Tarnovo was captured by the Ottomans after a three-month siege in 1393. After the Battle of Nicopolis in 1396 brought about the fall of the Vidin Tsardom, the Ottomans conquered all Bulgarian lands south of the Danube. The nobility was eliminated and the peasantry wasenserfed to Ottoman masters, with much of the educated clergy fleeing to other countries. Under the Ottoman system, Christians were considered an inferior class of people. Thus, Bulgarians, like other Christians, were subjected to heavy taxes and a small portion of the Bulgarian populace experienced partial or complete Islamisation, and their culture was suppressed. Ottoman authorities established the Rum Millet, a religious administrative community which governed all Orthodox Christians regardless of their ethnicity. Most of the local population gradually lost its distinct national consciousness, identifying as Christians. However, the clergy remaining in some isolated monasteries kept it alive, and that helped it to survive as in some rural, remote areas, as well as in the militant Catholic community in the northwestern part of the country.
Third Bulgarian state
The Treaty of San Stefano was signed on 3 March 1878 by Russia and the Ottoman Empire, and included a provision to set up an autonomous Bulgarian principality roughly on the territories of the Second Bulgarian Empire. It never went into effect, as the Great Powers immediately rejected the treaty out of fear that such a large country in the Balkans might threaten their interests. It was superseded by the subsequent Treaty of Berlin, signed on 13 July, provided for a much smaller state comprising Moesia and the region of Sofia, leaving large populations of Bulgarians outside the new country. This played a significant role in forming Bulgaria’s militaristic approach to foreign affairs during the first half of the 20th century. The Bulgarian principality won a war against Serbia and incorporated the semi-autonomous Ottoman territory of Eastern Rumelia in 1885, proclaiming itself an independent state on 5 October 1908. In the years following independence, Bulgaria increasingly militarised and was often referred to as “the Balkan Prussia“. Between 1912 and 1918, Bulgaria became involved in three consecutive conflicts—two Balkan Wars and World War I. After a disastrous defeat in the Second Balkan War, Bulgaria again found itself fighting on the losing side as a result of its alliance with the Central Powers in World War I. The government ofBogdan Filov subsequently failed to achieve peace with the Allies. Bulgaria did not comply with Soviet demands to expel German forces from its territory, resulting in a declaration of war and an invasion by the USSR in September 1944. The Communist-dominatedFatherland Front took power, ended participation in the Axis and joined the Allied side until the war ended. The left-wing uprising of 9 September 1944 led to the abolition of monarchic rule, but it was not until 1946 that a single-party people’s republic was established. It became a part of the Soviet sphere of influence under the leadership of Georgi Dimitrov (1946–1949), who laid the foundations for a rapidly industrialising stalinist state which was also highly repressive with thousands of dissidents executed. Under the influence of the collapsing Eastern Bloc, on 10 November 1989 the Communist Party gave up its political monopoly, Zhivkov resigned, and Bulgaria embarked on a transition to a parliamentary democracy. The first free elections in June 1990 were won by theBulgarian Socialist Party (BSP, the freshly renamed Communist Party). A new constitution that provided for a relatively weak elected President and for a Prime Minister accountable to the legislature was adopted in July 1991. The new system initially failed to improve living standards or create economic growth—the average quality of life and economic performance remained lower than under Communism well into the early 2000s. A 1997 reform package restored economic growth, but living standards continued to suffer. After 2001 economic, political and geopolitical conditions improved greatly, and Bulgaria achieved high Human Development status. It became a member of NATO in 2004 and of the European Union in 2007.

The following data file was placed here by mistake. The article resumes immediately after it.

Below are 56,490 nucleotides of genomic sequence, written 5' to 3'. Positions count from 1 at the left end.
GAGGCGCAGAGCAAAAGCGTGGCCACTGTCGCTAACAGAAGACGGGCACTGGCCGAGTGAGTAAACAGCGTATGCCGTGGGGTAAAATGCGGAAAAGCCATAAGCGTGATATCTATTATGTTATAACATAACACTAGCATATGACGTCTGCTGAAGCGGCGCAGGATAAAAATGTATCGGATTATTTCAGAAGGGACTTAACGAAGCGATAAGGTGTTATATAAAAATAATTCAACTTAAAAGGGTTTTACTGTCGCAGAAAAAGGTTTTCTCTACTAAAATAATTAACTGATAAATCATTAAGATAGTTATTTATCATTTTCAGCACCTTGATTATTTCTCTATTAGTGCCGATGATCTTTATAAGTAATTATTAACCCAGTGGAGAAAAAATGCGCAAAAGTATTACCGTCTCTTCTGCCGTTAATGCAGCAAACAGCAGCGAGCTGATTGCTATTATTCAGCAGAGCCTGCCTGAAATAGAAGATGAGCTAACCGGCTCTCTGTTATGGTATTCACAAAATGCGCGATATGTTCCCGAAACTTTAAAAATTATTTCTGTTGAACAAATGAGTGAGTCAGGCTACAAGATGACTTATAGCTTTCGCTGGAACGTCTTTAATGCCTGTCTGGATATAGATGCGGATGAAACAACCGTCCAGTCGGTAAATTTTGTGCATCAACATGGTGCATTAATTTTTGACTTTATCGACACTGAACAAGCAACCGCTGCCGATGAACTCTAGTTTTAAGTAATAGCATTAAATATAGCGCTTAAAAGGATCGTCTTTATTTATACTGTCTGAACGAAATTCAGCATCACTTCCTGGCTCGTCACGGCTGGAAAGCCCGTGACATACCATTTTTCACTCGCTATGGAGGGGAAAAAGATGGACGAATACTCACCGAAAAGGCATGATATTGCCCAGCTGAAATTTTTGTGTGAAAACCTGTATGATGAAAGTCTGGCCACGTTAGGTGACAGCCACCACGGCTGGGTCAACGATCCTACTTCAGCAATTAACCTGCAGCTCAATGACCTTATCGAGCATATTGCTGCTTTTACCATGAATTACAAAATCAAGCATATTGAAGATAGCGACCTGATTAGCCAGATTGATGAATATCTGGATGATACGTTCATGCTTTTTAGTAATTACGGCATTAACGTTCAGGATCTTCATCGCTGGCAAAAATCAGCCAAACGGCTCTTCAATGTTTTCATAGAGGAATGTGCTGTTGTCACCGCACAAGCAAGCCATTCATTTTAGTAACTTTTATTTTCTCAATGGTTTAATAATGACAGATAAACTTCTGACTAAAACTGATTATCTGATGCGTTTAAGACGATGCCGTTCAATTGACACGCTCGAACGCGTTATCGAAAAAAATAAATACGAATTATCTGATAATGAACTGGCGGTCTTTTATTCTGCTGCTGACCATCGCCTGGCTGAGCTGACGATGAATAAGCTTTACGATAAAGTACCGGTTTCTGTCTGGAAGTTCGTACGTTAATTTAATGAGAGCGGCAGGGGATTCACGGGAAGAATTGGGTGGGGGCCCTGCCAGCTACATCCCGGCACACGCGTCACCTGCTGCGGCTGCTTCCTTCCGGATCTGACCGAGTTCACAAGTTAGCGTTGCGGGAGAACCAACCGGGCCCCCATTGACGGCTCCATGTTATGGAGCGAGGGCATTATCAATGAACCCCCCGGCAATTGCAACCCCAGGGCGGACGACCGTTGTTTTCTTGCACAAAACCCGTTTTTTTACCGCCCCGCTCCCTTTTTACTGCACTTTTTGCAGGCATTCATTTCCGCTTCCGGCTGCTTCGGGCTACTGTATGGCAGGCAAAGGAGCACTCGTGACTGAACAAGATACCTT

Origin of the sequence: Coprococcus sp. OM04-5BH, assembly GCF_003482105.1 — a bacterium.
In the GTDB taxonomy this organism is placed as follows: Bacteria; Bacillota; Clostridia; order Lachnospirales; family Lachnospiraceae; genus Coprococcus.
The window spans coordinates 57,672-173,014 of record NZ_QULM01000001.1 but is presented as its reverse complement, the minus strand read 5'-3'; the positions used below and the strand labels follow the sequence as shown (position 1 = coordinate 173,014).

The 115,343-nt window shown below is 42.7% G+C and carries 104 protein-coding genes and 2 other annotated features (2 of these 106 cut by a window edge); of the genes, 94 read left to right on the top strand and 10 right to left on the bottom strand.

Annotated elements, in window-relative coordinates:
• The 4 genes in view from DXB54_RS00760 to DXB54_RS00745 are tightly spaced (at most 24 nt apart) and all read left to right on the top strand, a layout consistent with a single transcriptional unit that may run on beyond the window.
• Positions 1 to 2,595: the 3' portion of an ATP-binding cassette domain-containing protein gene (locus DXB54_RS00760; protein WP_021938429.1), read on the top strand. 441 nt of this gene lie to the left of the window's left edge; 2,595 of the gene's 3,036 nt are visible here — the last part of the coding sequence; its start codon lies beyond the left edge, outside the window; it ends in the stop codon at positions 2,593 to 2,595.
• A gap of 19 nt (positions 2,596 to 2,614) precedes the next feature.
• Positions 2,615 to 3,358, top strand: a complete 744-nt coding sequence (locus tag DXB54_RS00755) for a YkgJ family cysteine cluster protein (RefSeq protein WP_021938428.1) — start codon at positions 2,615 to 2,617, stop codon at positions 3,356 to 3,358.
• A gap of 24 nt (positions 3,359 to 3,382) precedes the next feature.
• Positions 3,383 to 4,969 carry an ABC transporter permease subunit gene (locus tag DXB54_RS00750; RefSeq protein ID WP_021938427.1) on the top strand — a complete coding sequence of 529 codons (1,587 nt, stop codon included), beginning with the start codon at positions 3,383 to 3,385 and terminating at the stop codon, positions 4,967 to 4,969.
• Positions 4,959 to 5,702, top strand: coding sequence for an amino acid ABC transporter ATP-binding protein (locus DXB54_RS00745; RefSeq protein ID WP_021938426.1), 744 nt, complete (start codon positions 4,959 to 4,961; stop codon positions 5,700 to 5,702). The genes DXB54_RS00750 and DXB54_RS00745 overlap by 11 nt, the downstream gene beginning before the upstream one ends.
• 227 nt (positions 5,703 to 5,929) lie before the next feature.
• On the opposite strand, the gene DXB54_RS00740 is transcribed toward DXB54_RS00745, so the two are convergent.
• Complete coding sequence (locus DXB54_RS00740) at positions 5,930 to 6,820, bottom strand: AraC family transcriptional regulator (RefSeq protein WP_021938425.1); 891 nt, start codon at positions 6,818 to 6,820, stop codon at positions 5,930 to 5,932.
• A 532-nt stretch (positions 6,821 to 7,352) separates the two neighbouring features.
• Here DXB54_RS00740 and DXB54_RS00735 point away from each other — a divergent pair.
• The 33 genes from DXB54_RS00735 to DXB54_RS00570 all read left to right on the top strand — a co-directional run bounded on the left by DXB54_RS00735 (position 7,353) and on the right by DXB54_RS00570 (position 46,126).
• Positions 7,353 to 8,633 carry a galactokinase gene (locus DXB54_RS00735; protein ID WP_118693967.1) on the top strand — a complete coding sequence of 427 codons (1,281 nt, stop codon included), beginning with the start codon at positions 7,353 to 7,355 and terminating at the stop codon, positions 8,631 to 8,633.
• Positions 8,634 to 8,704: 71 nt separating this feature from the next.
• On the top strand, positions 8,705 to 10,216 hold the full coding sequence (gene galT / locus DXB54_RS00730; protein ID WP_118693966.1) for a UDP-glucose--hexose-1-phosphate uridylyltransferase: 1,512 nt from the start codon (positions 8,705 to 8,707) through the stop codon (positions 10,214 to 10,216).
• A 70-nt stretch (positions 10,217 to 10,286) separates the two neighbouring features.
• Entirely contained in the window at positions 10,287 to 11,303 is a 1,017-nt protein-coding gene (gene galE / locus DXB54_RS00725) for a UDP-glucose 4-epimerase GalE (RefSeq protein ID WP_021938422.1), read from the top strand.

Earth and Man Museum
The Earth and Man National Museum is amineralogical museum in the centre of Sofia, the capital of Bulgaria.
It’s one of the biggest mineralogical museums in the world. It was founded on 30 December 1985 and opened for visitors on 19 June 1987. The museum is situated in a reconstructed and adapted historic building.
The National Archaeological Museum is an archaeological museum in the centre of Sofia, the capital of Bulgaria. It occupies the building of the largest and oldest formerOttoman mosque in the city, Büyük camii (“Grand Mosque”), built around 1474 underMehmed II. The museum was established as a separate entity in 1893 as the National Museum directed by Czech Václav Dobruský with its headquarters in the former mosque that previously housed the National Library between 1880 and 1893.